Friday, July 10, 2015

Green-Wood Cemetery #2

June 2015...

This is my second post about my visit to Green-Wood Cemetery.

The highest point (~220 feet) in Brooklyn, NY is found at Battle Hill in modern day Green-Wood Cemetery.  This is the location of the first battle of the Revolutionary War after the United States declared independence on July 4, 1776. This (The Battle of Long Island...which we lost) was also the largest battle of the entire war in terms of troop deployment and fighting. The fighting on Battle Hill was especially brutal, with the Americans inflicting the highest number of casualties against British troops of the entire battle...if you stand and study long enough you can imagine the British attacking and the Americans valiantly attempting to defend the high ground.

As General George Washington watched the bloodshed that day he cried in despair, "“Good God... What brave fellows I must this day lose!”

Wednesday, July 1, 2015

Green-Wood Cemetery #1

Green - Wood Cemetery - Brooklyn, New York

June 2015...

I doubt that many people would find a cemetery to be an exciting place...but in my opinion, for a lover of history Green-Wood Cemetery is only surpassed by the likes of Arlington, Gettysburg, Andersonville, Pearl Harbor, and Normandy.

Green-Wood Cemetery occupies the highest elevation in Brooklyn (~200 feet) on nearly 500 acres and holds 600,000 bodies in a beautiful setting of rolling hills, mature trees, serene ponds, world class sculptures/ works of art, and spectacular architecture.

I will spend the next several posts chronicling my most memorable moments in Green-Wood...

"The Drummer Boy"

Clarence MacKenzie (Brooklyn's first casualty of the Civil War) was 12 years old when he marched off to the Civil War as a drummer boy with Brooklyn’s 13th Regiment. While camped/ resting in Annapolis, Maryland. Unfortunately, he was accidentally killed by a stray bullet fired by soldiers drilling nearby. Clarence is buried in "The Soldiers’ Lot" which Green-Wood donated specifically for Civil War Veterans. His grave is marked with a 10 foot tall “white bronze” monument inscribed: OUR DRUMMER BOY. The proud figure of the boy and his drum in uniform brought me to tears...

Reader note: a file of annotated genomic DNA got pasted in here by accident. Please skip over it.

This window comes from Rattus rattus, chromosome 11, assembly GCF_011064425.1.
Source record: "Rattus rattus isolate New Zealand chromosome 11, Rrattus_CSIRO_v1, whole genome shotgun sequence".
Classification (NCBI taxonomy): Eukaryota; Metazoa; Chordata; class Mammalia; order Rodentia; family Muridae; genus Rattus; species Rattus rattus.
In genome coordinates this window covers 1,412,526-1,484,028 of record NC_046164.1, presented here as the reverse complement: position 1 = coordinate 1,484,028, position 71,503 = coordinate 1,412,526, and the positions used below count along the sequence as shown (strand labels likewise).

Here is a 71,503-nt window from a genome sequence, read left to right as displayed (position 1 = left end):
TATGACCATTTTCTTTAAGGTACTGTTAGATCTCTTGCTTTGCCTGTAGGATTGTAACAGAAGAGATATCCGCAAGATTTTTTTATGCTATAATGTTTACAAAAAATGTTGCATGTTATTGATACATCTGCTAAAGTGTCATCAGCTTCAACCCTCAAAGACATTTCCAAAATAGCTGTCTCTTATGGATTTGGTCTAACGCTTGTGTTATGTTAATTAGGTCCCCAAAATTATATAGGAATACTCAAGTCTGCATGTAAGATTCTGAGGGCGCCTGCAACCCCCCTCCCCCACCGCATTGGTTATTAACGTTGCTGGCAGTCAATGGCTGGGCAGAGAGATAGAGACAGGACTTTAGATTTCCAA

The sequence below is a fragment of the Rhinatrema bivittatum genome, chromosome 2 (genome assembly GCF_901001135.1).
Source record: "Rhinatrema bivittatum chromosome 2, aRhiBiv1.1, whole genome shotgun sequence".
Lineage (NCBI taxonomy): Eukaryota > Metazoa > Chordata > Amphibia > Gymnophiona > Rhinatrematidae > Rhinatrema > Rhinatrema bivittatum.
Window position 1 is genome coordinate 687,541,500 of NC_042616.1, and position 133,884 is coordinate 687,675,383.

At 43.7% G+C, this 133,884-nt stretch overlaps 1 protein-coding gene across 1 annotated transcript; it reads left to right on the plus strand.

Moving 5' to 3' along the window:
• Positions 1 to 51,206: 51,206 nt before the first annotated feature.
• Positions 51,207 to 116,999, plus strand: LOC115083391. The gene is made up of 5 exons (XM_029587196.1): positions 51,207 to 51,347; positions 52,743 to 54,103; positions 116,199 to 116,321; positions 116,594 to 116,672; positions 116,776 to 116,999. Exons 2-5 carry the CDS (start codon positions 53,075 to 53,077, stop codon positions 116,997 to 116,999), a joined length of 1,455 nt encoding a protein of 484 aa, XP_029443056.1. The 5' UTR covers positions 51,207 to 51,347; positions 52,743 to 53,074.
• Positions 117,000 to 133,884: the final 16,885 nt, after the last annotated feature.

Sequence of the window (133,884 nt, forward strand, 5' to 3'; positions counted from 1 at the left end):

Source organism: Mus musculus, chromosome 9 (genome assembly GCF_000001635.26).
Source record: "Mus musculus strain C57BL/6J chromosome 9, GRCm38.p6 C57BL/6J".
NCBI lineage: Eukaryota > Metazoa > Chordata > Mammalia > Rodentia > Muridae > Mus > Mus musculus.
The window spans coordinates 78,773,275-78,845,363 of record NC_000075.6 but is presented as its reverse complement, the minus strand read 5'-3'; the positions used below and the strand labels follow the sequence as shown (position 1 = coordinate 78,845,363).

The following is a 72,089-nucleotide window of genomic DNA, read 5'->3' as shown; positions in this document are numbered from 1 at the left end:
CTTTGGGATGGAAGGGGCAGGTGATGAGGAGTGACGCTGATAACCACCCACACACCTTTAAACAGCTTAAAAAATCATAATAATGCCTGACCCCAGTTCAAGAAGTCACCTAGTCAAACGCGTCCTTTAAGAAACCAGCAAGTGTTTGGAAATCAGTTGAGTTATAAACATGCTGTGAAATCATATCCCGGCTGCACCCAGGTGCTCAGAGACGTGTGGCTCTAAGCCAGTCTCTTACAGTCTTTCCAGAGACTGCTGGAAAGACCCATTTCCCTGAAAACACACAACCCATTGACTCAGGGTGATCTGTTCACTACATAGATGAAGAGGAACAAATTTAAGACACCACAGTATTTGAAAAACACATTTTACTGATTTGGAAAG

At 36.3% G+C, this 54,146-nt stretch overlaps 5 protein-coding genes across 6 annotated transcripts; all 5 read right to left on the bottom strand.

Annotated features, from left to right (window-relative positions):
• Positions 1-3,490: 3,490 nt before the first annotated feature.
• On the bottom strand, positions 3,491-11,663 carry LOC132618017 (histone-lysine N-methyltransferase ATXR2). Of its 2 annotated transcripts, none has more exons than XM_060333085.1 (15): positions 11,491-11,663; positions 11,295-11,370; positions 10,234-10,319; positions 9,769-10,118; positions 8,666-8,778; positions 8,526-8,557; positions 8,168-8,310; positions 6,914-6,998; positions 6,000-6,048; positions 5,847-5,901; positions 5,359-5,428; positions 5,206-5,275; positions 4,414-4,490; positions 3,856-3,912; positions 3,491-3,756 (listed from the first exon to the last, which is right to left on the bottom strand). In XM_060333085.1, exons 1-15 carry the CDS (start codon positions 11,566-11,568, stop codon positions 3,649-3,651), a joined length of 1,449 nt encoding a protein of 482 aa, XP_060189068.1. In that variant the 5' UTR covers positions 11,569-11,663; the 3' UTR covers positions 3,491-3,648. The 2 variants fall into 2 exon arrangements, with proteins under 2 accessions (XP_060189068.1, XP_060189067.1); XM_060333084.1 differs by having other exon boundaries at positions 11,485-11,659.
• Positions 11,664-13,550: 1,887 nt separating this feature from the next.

The Dead Drummer Boy

Midst tangled roots that lined the wild ravine
Where the fierce fight raged hottest through the day,
And where the dead in scattered heaps were seen,
Amid the darkling forest’s shade and sheen
Speechless in death he lay.

The settling sun, which glanced athwart the place
In slanting lines, like amber-tinted rain,
Fell sidewise on the drummer’s upturned face,
Where death had left his gory finger’s trace
In one bright crimson stain.

The silken fringes of his once bright eye
Lay like a shadow on his cheek so fair;
His lips were parted by a long-drawn sigh,
That with his soul had mounted to the sky
On some wild martial air.

No more his hand the fierce tattoo shall beat,
The shrill reveille, or the long roll’s call,
Or sound the charges, when, in smoke and heat
Of fiery onset, foe with foe shall meet,
And gallant men shall fall.

Yet may be in some happy home, that one,
A mother, reading from the list of dead,
Shall chance to view the name of her dead son,
And move her lips to say, “God’s will be done!”
And bow in grief her head.

But more than this what tongue shall tell his story?
Perhaps his boyish longings were for fame.
He lived, he died; and so memento mori.
Enough if on the page of War and Glory
Some had has writ his name.